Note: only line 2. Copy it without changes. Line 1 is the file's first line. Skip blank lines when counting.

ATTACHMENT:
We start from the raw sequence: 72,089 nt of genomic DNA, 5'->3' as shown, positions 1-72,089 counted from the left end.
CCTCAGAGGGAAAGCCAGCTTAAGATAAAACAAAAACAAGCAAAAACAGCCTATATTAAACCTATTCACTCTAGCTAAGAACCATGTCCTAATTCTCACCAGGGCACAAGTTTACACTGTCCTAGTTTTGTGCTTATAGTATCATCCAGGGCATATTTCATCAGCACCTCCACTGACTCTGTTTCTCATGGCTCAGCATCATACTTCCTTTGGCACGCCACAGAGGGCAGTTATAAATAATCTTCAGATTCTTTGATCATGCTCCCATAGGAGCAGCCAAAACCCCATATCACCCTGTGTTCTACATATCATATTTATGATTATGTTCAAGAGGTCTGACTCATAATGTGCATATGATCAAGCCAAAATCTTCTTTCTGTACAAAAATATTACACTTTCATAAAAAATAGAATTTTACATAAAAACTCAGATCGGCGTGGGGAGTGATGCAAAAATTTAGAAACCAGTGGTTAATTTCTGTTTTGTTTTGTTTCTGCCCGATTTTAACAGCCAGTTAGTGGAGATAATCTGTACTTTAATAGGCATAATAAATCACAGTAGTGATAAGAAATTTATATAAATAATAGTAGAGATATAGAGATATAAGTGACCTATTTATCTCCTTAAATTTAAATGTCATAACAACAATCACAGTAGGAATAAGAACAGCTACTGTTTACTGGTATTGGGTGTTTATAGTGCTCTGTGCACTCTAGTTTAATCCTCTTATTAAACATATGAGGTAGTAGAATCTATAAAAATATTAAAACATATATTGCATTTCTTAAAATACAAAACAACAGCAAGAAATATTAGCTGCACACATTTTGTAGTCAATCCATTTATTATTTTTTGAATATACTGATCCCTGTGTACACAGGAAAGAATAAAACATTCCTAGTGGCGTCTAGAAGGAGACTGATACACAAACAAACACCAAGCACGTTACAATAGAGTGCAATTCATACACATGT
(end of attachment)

CCTCAGAGGGAAAGCCAGCTTAAGATAAAACAAAAACAAGCAAAAACAGCCTATATTAAACCTATTCACTCTAGCTAAGAACCATGTCCTAATTCTCACCAGGGCACAAGTTTACACTGTCCTAGTTTTGTGCTTATAGTATCATCCAGGGCATATTTCATCAGCACCTCCACTGACTCTGTTTCTCATGGCTCAGCATCATACTTCCTTTGGCACGCCACAGAGGGCAGTTATAAATAATCTTCAGATTCTTTGATCATGCTCCCATAGGAGCAGCCAAAACCCCATATCACCCTGTGTTCTACATATCATATTTATGATTATGTTCAAGAGGTCTGACTCATAATGTGCATATGATCAAGCCAAAATCTTCTTTCTGTACAAAAATATTACACTTTCATAAAAAATAGAATTTTACATAAAAACTCAGATCGGCGTGGGGAGTGATGCAAAAATTTAGAAACCAGTGGTTAATTTCTGTTTTGTTTTGTTTCTGCCCGATTTTAACAGCCAGTTAGTGGAGATAATCTGTACTTTAATAGGCATAATAAATCACAGTAGTGATAAGAAATTTATATAAATAATAGTAGAGATATAGAGATATAAGTGACCTATTTATCTCCTTAAATTTAAATGTCATAACAACAATCACAGTAGGAATAAGAACAGCTACTGTTTACTGGTATTGGGTGTTTATAGTGCTCTGTGCACTCTAGTTTAATCCTCTTATTAAACATATGAGGTAGTAGAATCTATAAAAATATTAAAACATATATTGCATTTCTTAAAATACAAAACAACAGCAAGAAATATTAGCTGCACACATTTTGTAGTCAATCCATTTATTATTTTTTGAATATACTGATCCCTGTGTACACAGGAAAGAATAAAACATTCCTAGTGGCGTCTAGAAGGAGACTGATACACAAACAAACACCAAGCACGTTACAATAGAGTGCAATTCATACACATGT